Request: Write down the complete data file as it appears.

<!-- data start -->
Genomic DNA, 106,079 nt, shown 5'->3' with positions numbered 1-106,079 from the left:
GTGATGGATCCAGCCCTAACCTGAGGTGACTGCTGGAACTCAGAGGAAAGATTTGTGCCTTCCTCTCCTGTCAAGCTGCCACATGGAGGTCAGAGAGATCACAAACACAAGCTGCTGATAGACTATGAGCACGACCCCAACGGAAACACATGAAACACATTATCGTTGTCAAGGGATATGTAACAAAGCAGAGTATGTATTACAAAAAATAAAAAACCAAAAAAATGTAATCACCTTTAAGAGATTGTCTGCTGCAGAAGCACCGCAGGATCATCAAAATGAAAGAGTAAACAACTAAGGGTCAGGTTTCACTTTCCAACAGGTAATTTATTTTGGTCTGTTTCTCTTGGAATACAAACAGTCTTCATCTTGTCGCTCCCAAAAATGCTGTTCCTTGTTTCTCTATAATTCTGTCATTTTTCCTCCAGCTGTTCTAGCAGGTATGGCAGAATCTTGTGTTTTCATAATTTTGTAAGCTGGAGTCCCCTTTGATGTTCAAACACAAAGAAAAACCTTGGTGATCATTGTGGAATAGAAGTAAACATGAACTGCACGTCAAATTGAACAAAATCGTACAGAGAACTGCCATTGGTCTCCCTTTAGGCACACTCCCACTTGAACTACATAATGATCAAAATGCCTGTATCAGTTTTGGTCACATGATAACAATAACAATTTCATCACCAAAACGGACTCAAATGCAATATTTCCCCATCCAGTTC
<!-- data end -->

Genomic DNA, 106,079 nt, shown 5'->3' with positions numbered 1-106,079 from the left:
GTGATGGATCCAGCCCTAACCTGAGGTGACTGCTGGAACTCAGAGGAAAGATTTGTGCCTTCCTCTCCTGTCAAGCTGCCACATGGAGGTCAGAGAGATCACAAACACAAGCTGCTGATAGACTATGAGCACGACCCCAACGGAAACACATGAAACACATTATCGTTGTCAAGGGATATGTAACAAAGCAGAGTATGTATTACAAAAAATAAAAAACCAAAAAAATGTAATCACCTTTAAGAGATTGTCTGCTGCAGAAGCACCGCAGGATCATCAAAATGAAAGAGTAAACAACTAAGGGTCAGGTTTCACTTTCCAACAGGTAATTTATTTTGGTCTGTTTCTCTTGGAATACAAACAGTCTTCATCTTGTCGCTCCCAAAAATGCTGTTCCTTGTTTCTCTATAATTCTGTCATTTTTCCTCCAGCTGTTCTAGCAGGTATGGCAGAATCTTGTGTTTTCATAATTTTGTAAGCTGGAGTCCCCTTTGATGTTCAAACACAAAGAAAAACCTTGGTGATCATTGTGGAATAGAAGTAAACATGAACTGCACGTCAAATTGAACAAAATCGTACAGAGAACTGCCATTGGTCTCCCTTTAGGCACACTCCCACTTGAACTACATAATGATCAAAATGCCTGTATCAGTTTTGGTCACATGATAACAATAACAATTTCATCACCAAAACGGACTCAAATGCAATATTTCCCCATCCAGTTC